THE MASONRY MONTHLY
2005 Lincoln Ave., Pasadena, CA 91103 | 626-296-7700 | www.bostonbrick.com
Things You Didn’t Know About
ST. PATRICK’S DAY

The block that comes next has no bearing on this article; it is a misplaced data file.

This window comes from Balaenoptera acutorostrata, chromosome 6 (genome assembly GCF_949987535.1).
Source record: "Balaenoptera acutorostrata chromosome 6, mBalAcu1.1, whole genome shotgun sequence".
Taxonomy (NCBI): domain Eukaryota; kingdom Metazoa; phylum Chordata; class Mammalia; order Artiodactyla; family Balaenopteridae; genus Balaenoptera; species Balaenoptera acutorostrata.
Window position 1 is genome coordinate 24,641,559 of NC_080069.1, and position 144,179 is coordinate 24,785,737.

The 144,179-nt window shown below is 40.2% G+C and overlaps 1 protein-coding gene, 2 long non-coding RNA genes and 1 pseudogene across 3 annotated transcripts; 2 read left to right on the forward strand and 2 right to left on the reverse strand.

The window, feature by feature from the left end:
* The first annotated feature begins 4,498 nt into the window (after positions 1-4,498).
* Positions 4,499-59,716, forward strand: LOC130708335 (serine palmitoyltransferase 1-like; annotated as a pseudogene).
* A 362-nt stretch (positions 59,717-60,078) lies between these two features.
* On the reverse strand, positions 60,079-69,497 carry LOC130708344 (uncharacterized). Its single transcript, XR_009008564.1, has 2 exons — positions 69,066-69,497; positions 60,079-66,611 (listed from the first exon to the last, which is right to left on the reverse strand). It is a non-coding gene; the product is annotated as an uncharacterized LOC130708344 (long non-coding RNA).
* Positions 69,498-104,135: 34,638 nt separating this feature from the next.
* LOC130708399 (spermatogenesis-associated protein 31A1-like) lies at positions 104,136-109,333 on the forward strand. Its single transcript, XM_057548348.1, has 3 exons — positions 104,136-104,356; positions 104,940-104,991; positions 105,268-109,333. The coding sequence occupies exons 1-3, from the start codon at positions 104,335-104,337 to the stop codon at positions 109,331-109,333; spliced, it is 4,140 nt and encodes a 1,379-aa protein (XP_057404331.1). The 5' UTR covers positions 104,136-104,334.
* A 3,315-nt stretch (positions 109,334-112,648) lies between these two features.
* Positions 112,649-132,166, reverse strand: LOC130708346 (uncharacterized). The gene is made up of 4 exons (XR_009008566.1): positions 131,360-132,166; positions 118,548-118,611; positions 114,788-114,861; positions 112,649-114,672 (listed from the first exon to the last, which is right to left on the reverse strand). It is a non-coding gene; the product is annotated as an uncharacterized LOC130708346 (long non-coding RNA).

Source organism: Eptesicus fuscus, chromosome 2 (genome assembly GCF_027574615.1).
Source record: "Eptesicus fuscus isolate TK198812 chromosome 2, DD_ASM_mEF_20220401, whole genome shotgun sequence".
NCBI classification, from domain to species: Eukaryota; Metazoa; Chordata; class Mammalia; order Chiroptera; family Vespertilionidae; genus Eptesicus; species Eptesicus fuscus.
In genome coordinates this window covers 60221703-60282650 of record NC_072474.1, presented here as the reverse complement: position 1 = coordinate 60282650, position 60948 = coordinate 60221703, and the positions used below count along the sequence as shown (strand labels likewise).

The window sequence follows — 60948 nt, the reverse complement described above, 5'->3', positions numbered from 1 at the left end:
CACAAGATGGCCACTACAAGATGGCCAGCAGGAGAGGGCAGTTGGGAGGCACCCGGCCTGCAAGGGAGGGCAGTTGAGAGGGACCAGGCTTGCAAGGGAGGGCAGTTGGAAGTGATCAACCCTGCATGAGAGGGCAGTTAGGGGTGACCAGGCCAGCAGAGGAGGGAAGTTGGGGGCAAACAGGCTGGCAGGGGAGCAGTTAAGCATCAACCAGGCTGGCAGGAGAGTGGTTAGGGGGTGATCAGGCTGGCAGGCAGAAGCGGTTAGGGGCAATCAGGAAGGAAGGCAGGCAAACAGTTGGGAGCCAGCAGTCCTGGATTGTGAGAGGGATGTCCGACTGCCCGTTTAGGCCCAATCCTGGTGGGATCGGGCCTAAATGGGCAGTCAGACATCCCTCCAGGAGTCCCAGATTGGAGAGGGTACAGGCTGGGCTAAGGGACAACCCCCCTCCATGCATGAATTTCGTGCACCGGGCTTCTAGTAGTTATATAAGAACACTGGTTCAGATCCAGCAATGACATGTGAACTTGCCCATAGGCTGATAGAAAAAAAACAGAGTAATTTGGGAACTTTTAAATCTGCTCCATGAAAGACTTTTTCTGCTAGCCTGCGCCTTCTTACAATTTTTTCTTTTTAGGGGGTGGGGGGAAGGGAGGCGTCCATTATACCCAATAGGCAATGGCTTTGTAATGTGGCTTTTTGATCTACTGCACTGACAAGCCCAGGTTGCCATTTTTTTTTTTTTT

St. Patrick’s Day is the best day of the year to let your Irish colors fly. Traditional celebrations include dressing in green, attending parades, and eating green food. However, these weren’t always the holiday traditions. It might come as a surprise, but the patron saint of Ireland wasn’t even born Irish! Who Was St. Patrick? Not much is known about the man, and even his place of birth is subject to dispute among experts. We do know that he was born in a village called Bannavem Taberniae, which could have been somewhere in England, Scotland, or Wales. When he was 16 years old, he was kidnapped by Irish raiders and brought to Ireland for the first time. He was held prisoner for the next six years, and he worked as a shepherd until he was finally able to escape. After such a rough introduction to the Emerald Isle, it might be a little hard to understand how Patrick became the patron saint of Ireland. Alone and scared in a foreign country, he turned to his faith for comfort. While his family was indeed Christian, Patrick had shown little to no interest in the practice up until that point. After being held captive for so long, he felt compelled by God to leave Ireland, so that’s what he did. Patrick walked 200 miles to the coast, where he was able to board a ship and successfully make it back to his home country and his family. Although he had escaped the country, he couldn’t forget it or the people living there. After being told to travel back to Ireland by an angel in his dreams, he studied for the next 15 years to become an ordained priest. Then, he returned to Ireland. He spent the next 40 years spreading the Christian faith among the Protestant people until he died on March 17, around 460 A.D. His life has been celebrated ever since. Holiday Celebration For a long time, St. Patrick’s Day was seen as an exclusively religious holiday in Ireland. Irish law went so far as to order pubs closed on March 17. It wasn’t until 1995 that the Irish government saw an opportunity to use the holiday as a way to increase tourism and spread the joy of Ireland’s customs and culture around the world.